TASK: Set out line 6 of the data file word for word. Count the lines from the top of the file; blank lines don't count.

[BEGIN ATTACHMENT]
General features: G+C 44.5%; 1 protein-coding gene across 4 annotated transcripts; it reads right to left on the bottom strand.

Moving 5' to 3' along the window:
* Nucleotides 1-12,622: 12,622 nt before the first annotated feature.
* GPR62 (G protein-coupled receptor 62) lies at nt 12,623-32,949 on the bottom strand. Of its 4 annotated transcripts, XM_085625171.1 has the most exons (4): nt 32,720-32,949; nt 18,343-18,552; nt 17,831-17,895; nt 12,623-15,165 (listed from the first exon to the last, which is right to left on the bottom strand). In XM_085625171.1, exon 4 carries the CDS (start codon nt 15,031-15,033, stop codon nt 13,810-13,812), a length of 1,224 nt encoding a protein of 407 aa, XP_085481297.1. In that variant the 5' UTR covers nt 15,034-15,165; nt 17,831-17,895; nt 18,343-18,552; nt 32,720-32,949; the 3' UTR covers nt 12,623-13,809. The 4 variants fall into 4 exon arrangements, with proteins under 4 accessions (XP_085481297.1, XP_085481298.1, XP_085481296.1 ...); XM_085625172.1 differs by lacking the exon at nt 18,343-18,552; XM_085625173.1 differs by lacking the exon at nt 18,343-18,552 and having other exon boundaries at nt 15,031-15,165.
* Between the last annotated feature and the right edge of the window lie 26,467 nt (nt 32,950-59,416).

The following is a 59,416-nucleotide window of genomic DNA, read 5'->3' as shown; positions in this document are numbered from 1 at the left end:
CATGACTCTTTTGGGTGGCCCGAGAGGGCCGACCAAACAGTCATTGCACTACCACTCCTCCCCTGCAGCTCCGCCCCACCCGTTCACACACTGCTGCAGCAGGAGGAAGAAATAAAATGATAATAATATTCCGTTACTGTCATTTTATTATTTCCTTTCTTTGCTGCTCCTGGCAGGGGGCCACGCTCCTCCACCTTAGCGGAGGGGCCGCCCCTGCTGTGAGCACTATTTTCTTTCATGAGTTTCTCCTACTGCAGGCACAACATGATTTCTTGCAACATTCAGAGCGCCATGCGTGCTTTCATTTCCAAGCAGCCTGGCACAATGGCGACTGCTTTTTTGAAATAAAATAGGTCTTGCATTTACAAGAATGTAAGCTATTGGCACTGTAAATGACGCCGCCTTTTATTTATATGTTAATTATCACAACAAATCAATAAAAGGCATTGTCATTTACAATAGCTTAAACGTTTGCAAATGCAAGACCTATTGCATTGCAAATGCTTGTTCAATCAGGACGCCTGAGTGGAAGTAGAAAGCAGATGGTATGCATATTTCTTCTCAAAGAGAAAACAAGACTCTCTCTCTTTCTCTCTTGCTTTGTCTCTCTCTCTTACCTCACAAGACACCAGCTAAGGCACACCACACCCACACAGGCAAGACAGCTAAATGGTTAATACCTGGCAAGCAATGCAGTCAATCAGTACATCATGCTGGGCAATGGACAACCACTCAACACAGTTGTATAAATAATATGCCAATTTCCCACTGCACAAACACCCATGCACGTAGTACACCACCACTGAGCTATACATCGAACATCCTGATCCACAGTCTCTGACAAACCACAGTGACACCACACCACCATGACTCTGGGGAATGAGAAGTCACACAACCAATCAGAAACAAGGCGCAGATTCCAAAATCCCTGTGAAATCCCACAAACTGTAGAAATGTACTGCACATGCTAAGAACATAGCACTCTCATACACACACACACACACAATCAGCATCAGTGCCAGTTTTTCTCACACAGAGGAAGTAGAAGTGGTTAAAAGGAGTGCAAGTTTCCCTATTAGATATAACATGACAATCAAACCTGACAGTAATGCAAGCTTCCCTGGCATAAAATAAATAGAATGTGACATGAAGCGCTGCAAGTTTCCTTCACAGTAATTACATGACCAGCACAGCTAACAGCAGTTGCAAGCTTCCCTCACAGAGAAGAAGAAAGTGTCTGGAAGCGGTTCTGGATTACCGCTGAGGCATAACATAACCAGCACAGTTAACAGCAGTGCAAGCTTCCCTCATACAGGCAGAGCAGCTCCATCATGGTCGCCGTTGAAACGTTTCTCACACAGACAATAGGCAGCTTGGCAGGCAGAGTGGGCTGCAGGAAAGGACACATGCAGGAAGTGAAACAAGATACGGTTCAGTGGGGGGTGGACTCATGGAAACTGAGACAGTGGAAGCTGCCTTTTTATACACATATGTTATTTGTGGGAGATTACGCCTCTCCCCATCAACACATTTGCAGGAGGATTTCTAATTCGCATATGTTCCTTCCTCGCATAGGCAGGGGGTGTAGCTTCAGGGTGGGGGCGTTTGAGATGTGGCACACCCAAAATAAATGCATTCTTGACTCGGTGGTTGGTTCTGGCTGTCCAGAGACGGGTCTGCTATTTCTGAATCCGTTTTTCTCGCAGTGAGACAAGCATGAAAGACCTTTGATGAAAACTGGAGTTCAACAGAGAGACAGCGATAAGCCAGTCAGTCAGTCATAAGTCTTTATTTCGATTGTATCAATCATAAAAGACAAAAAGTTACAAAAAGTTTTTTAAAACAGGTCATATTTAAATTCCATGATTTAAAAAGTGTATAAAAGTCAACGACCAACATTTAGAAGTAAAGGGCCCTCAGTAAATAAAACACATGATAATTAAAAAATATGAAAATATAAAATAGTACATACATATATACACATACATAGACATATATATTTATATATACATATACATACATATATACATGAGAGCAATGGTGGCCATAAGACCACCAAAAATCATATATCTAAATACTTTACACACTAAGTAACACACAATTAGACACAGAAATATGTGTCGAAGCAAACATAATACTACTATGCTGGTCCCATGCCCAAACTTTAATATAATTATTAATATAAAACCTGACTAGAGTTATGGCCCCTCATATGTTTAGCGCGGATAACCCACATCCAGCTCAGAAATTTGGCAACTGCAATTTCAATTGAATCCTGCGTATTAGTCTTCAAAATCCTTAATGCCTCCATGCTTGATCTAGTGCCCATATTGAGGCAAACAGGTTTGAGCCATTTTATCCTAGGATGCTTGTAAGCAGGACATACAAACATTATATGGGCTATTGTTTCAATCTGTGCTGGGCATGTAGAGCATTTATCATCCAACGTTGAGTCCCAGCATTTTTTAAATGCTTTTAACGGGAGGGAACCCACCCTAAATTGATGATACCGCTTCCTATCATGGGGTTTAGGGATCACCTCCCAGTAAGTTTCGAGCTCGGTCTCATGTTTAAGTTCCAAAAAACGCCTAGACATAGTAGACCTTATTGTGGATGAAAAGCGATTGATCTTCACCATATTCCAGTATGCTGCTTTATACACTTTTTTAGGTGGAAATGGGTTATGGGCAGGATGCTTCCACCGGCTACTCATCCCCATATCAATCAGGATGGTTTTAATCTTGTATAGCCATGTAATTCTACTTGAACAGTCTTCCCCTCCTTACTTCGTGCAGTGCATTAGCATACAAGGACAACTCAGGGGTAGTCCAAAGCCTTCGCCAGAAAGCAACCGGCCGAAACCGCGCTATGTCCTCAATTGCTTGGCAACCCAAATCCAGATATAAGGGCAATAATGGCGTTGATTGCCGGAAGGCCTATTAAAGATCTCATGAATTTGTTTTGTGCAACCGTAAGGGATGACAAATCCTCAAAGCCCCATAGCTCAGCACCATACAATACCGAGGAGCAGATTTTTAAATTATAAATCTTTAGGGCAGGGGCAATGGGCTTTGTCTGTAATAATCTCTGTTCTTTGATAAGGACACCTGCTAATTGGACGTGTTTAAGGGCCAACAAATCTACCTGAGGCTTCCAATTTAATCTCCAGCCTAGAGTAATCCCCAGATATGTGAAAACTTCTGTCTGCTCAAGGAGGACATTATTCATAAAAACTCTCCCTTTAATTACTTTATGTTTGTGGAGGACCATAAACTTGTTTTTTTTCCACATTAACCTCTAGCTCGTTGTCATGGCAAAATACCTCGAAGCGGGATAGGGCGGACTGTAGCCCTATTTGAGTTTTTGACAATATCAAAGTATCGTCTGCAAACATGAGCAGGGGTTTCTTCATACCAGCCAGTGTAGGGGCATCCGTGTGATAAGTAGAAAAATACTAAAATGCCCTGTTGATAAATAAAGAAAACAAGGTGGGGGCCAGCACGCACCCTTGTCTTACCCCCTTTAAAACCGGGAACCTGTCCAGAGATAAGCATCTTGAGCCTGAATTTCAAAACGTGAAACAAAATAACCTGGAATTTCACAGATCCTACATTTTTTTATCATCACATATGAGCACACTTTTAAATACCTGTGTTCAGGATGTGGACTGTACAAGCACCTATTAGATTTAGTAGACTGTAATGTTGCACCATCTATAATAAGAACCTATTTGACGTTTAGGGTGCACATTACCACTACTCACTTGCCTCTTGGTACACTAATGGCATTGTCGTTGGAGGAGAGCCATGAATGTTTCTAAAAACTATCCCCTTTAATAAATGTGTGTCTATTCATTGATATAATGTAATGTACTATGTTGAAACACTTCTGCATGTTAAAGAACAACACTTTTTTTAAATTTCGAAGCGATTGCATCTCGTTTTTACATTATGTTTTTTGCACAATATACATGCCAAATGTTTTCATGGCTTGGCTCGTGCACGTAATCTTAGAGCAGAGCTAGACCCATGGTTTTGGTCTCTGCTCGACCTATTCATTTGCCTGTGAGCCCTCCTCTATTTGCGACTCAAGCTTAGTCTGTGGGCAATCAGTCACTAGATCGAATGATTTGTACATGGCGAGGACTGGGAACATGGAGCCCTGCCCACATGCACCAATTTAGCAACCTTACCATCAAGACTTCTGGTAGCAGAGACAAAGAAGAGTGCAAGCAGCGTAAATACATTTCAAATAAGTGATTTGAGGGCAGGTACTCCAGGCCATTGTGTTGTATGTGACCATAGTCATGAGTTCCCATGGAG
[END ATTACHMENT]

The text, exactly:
The following is a 59,416-nucleotide window of genomic DNA, read 5'->3' as shown; positions in this document are numbered from 1 at the left end: